Democratic Presidential Candidates Discuss Health Care at AFL-CIO Forum
Democratic presidential candidates yesterday called for expanded health care coverage and "squabbled" over their health proposals at a forum sponsored by the AFL-CIO in Chicago, the New York Times reports. The 90-minute forum was held as most of the candidates made "an extravagant bid" for the official endorsement of the labor union, including calls for some restrictions on free trade and criticism of reduced federal funding to states under the Bush administration. While the candidates differed on the details of their health care proposals, they "largely endorsed" the views held by the AFL-CIO, the Times reports. Rep. Richard Gephardt (Mo.), whose support from the labor union is an important component of his election strategy, "struggled" in his effort to win the union's endorsement, according to the Times (Nagourney, New York Times, 8/6). The candidates also used questions about health care to expand their criticism of President Bush, the AP/Boston Globe reports (Strope, AP/Boston Globe, 8/6). Former Vermont Gov. Howard Dean (D) said the money dedicated to Bush's tax cut could be "better spent" on universal health care. "The British and the French and the Germans and the Italians and the Israelis and the Canadians and the Irish -- even the Costa Ricans -- have health insurance for everybody, and we ought not to be second-class citizens in the industrialized world any more," Dean said (Hernandez-Gomez, "NPR News," NPR, 8/6). The AFL-CIO said that Gephardt is currently the only Democratic candidate with a chance to win the union's endorsement, adding that it may make no endorsement. The labor union may hold another meeting this fall if additional time is needed to reach a decision (AP/Boston Globe, 8/6). The AFL-CIO forum comes after the International Brotherhood of Teamsters, one of the largest U.S. unions, with 1.3 million members, on Friday announced that it will endorse Gephardt for president. The International Alliance of Theatrical Stage Employees, the Seafarers International Union of North America and the American Maritime Officers also endorsed Gephardt last week. The nine unions that have endorsed Gephardt have a combined 1.4 million members (California Healthline, 8/1).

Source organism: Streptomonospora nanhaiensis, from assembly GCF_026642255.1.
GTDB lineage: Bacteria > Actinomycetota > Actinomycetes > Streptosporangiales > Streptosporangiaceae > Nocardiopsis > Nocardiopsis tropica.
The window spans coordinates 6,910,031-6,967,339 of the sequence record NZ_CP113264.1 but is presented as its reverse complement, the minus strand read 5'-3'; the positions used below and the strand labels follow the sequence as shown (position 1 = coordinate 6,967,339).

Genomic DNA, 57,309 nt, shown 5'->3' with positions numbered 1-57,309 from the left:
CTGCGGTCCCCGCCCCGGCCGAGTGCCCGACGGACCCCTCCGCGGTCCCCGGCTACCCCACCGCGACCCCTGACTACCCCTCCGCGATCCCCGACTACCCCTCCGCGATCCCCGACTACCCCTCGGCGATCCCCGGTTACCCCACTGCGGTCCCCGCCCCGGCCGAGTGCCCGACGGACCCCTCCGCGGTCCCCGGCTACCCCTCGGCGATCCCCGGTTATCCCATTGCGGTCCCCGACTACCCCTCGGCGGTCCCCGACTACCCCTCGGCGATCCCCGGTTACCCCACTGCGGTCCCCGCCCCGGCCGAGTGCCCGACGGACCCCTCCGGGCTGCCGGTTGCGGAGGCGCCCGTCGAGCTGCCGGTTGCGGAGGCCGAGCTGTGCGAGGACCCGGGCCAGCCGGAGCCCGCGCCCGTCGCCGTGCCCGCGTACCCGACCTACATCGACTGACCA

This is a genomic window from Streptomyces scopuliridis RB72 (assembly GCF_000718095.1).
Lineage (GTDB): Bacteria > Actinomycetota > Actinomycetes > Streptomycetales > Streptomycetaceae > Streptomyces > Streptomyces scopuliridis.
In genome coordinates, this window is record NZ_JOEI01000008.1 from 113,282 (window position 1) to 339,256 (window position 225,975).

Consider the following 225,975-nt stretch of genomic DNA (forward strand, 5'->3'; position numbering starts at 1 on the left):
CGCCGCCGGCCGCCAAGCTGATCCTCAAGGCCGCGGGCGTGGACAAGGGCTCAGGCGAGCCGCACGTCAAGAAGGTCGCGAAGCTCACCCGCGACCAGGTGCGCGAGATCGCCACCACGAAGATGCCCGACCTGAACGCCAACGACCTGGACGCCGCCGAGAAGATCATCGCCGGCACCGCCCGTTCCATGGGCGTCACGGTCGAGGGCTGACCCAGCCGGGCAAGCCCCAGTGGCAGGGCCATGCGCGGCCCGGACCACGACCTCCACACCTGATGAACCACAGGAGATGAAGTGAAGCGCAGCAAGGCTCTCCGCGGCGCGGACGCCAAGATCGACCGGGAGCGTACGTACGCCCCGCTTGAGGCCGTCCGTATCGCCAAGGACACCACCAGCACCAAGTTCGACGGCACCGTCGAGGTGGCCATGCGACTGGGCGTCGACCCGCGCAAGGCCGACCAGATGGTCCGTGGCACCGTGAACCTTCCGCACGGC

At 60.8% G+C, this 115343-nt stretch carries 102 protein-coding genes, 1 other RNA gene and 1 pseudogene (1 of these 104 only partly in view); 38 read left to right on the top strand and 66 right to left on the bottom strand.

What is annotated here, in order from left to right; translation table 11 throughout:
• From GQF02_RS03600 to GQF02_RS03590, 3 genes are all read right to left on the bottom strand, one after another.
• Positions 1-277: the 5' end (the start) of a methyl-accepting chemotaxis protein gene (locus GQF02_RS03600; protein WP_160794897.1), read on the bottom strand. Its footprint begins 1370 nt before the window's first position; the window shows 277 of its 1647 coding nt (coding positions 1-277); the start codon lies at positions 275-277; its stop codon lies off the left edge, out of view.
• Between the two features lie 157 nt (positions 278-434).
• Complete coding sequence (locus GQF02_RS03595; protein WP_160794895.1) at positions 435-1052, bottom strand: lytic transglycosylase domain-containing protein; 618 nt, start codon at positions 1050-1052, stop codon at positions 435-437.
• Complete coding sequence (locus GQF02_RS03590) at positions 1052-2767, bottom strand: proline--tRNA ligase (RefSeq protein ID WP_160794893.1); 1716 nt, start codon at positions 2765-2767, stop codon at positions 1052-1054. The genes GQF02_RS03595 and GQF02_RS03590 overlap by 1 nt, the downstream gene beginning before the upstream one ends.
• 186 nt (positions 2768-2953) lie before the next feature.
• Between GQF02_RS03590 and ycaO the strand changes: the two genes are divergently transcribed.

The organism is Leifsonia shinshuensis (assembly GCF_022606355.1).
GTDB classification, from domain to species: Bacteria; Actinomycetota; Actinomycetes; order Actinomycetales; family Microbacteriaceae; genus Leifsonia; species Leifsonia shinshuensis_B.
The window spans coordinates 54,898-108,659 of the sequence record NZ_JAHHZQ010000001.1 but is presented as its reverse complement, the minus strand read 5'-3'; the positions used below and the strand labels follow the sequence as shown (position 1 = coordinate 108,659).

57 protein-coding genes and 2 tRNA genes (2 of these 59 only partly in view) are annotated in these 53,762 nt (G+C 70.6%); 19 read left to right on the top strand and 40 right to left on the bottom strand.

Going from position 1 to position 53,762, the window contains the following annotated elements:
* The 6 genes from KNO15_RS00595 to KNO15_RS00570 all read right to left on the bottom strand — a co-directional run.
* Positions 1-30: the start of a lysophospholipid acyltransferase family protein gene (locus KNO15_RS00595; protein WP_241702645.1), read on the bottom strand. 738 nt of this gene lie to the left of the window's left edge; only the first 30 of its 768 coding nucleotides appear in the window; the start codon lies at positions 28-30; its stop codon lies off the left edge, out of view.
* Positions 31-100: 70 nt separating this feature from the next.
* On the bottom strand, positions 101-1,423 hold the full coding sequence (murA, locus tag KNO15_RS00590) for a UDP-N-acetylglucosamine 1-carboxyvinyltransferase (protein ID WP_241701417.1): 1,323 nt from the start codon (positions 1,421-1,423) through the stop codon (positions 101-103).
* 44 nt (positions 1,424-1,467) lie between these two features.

In related news, Democratic presidential candidate Sen. John Kerry (Mass.), while addressing the Minnesota Nurses Association in St. Paul, yesterday said the Bush administration's proposed overtime regulations changes would harm nurses in the state, the St. Paul Pioneer Press reports. The administration has estimated that overhauling the Fair Labor Standards Act, which requires non-managerial employees to get time-and-a-half pay for each hour they work over forty hours in a week, could cost 644,000 workers the right to overtime pay; however, Democrats and labor unions argue that the changes could affect as many as eight million workers. Jean Ross, a spokesperson for the MNA, said that while the changes would not affect the association's 17,000 members because their overtime pay is guaranteed in labor contracts, the changes could endanger overtime pay for 50,000 Minnesota nurses who are not represented by the association. Before addressing the association, Kerry signed his name to a protest petition on his campaign Web site and invited the nurses to do the same (Salisbury, St. Paul Pioneer Press, 8/6).
CNN's "Larry King Live" Monday included an interview with Dean. "I believe that we ought to have health insurance for every single American," Dean said. In addition, Dean said he does not "like it when politicians interfere in medicine," adding that as a result of that position he is "very pro-choice" and would initiate FDA studies of medical marijuana use in cancer and HIV/AIDS patients if elected (King, "Larry King Live," CNN, 8/4). The full transcript of the segment is available online.This is part of the California Healthline Daily Edition, a summary of health policy coverage from major news organizations. Sign up for an email subscription.